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    I have one of these clean little YE40 one owners as well. The ID plate on mine was below the dash on the righthand side. If found it sitting outside for years with stuff piled on and all around it. I changed the oil, rebuilt the propane regulator and put a new battery in it.....the darn thing fired right up. After putting new tires and replacing the mast seal I have been using it. The forklifts of the 50's & 60's are pretty darn cool.....built like s**t brick houses, used and abused, but still keep running. This Bud's for you Mr. Forklift.

    I'm looking for the little 90 degree gearbox that the cooling fan mounts to. Mine sounds like a cement mixer....either the bearings or gears are bad. Anyone have any ideas ??
    Attached Thumbnails Attached Thumbnails hyster-ab.jpg  

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    After a lot of pounding and cussing got the wheel off. The brake linings look OK but the cylinders are full of rust and need rebuilding.

    Looks like the mouses had a field day on the wiring so that's gotta go.
    Found several manuals but they are in the $75-80 range. Trying to find one online.


    This is supposedly a one speed machine with a foot shift for forward - reverse? How does that work?

    Thanks for all the help so far. I may document the repair if there is any interest.

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    Congratulations.....it's NOT the wis-con engine!
    The 3 wheel design makes for a highly maneuverable unit.

    I have a little H20E, 1966.
    The fan drive gearbox is long gone, someone replaced
    it with an electric fan. Fan runs at moderate speed when ignition is on.
    Seems to keep the Y112 cool and not at all noisy.
    I wouldn't tolerate much grief from the gearbox, or spent time on fixing it...now-a-days there are 12V automotive fans on ebay or at the auto wreckers for cheap.

    Your brake issues should be fairly easy to fix, mine needed a master cylinder....which is stuffed down inside....somewhere.....I forget now, but recall it was a PITA to get to.

    Your efforts to document the repair project will not go unappreciated.
    Note: LOTS of pictures are a must.

    dk

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    dkmc - thanks for the reply. I have thought about the electric fan angle. Just thought if I could find a replacement that would be great. Got a picture of yours ???

    KIMFAB - I have a S50D Hyster as well.....same motor with the Monotrol foot control foward/reverse petal. They are great once you get used to them....for some reason they never really caught on. The YE40 I have has the forward and reverse lever on the column it is a little slower to use. The wiring on both mine is toast so making a new one is a good idea.

    Throw some pics up of your progress. Kind of a self help group for old forklift owners.

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    A few random pics. The flatbed truck driver was suprised at how heavy the S50D was. I think it is something like ~ 6500lbs....good old American steel of the 50's and 60's.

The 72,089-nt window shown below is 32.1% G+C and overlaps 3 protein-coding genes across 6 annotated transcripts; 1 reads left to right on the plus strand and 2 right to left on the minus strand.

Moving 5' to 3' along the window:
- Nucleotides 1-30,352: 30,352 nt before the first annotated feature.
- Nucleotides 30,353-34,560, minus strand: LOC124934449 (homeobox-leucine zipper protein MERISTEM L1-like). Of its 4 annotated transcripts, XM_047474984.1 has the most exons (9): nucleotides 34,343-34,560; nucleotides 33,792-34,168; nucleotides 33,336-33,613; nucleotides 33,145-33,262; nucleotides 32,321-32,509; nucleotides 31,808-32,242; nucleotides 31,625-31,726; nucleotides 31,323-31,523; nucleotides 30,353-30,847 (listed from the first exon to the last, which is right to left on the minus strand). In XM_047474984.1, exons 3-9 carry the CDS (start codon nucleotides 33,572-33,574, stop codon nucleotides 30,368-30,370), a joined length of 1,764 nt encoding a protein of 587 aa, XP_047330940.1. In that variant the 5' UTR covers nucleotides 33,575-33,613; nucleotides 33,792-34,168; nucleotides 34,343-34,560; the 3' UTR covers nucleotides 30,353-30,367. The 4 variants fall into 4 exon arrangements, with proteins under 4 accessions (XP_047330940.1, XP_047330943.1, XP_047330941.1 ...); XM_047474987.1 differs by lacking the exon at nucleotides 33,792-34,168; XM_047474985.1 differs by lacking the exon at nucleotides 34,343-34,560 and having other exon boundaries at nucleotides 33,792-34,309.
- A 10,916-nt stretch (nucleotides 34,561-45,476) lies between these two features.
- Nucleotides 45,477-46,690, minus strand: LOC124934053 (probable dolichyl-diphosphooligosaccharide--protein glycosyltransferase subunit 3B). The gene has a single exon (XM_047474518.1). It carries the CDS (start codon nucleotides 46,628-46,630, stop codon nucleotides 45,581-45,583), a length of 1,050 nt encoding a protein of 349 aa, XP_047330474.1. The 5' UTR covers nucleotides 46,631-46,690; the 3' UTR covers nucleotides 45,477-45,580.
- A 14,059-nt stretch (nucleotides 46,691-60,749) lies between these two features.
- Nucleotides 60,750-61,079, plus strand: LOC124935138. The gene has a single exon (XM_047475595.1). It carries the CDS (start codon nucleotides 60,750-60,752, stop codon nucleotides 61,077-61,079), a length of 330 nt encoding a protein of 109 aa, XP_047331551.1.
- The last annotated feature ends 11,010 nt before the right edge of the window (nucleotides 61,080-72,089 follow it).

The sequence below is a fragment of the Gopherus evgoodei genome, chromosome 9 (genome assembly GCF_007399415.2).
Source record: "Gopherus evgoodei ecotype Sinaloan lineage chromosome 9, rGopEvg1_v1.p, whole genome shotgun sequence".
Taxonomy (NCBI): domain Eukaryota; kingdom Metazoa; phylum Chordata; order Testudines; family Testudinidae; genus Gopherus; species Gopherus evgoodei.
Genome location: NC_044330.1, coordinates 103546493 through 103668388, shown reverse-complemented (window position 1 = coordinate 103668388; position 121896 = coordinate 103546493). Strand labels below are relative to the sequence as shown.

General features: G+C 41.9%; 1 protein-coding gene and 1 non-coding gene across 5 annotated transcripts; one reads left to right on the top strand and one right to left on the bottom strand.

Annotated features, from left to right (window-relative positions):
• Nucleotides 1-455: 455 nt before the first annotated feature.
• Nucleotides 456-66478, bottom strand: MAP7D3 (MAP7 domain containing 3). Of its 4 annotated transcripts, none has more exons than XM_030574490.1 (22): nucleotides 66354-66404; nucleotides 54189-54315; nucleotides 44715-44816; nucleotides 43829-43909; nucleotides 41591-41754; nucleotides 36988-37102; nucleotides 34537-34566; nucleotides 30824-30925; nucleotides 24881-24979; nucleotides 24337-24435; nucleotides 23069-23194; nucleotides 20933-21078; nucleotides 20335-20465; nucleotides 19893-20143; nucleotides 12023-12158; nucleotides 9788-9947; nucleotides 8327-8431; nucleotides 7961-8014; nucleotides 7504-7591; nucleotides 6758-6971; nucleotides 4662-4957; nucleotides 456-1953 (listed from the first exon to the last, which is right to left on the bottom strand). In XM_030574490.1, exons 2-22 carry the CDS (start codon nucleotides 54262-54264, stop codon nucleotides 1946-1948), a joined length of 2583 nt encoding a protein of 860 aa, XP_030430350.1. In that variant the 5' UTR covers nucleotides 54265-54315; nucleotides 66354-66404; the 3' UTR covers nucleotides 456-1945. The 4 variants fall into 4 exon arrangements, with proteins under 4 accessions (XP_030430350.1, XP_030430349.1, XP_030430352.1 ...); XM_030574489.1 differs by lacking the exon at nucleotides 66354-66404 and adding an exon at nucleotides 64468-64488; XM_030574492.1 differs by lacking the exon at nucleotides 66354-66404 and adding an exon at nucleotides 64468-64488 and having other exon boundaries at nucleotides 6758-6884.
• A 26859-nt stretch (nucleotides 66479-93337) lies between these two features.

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    Finally got the manual and am ready to do battle with the unit.



    After looking in the thermostat mount it looks like the cooling system is full of garbage. I may even have to boil the head.



    The starter area is also full of crud confirming my suspicions that the engine and trans needs to come out and be checked.


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    Popped the head, doesn't look too bad but the unit was supposedly rebuilt before storage and it looks like a quickie job.

    It appears that there was a slight head gasket leak forming by the number 2 intake. This could explain the low compression in two.



    Got the engine ready to pull, found out there were no bolts in the motor mounts, more evidence of a quickie job.

    Now for the question: I was going to split the unit at the blue arrow but the manual says do it at the green arrow.
    Is there a reason for this or just a preference?



    Still having problems getting some of the stuff off like the valve body.

  20. #20
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    The starter area is also full of crud confirming my suspicions that the engine and trans needs to come out and be checked.
    Now, is this the first forklift you've acquired?
    And/ or are you under 30 years old?

    You're really tearin into that unit!
    Was there specific reasons to take off the head??
    Did you run it before you took it apart?

    Reason I ask, and I can't remember personally what I would have done in my younger years, but I suspect you are
    looking for an excuse to -pull the engine-
    I think at my age now (52) I would be looking for lots of reasons to NOT pull the engine OR split the trans off it unless it was a dire necessity.
    When I was younger....perhaps, just to satisfy my curiosity and ensure a superior job. Now-a-days, I'd be pressure washin the starter area reeeal good, and call it OK. But you did find missing bolts.....
    I now being a bit older and less enthusiastic, tend to address the essentials and let things unbroken remain so until if and when they change states on their own. Hours can wrack up just the same. I think back at the many hours I have spent doing non-essential 'behind-the scenes' stuff that will never matter, and sometimes I cringe.

    NOT TO DETER YOU!
    Keep up the good work, I'm sure you'll end up a pristine classic given your approach to details!


    EDIT:
    Wait, wait.....I checked your profile.
    Retired.
    That explains it, hobby project.
    You will have fun and enjoyment with this!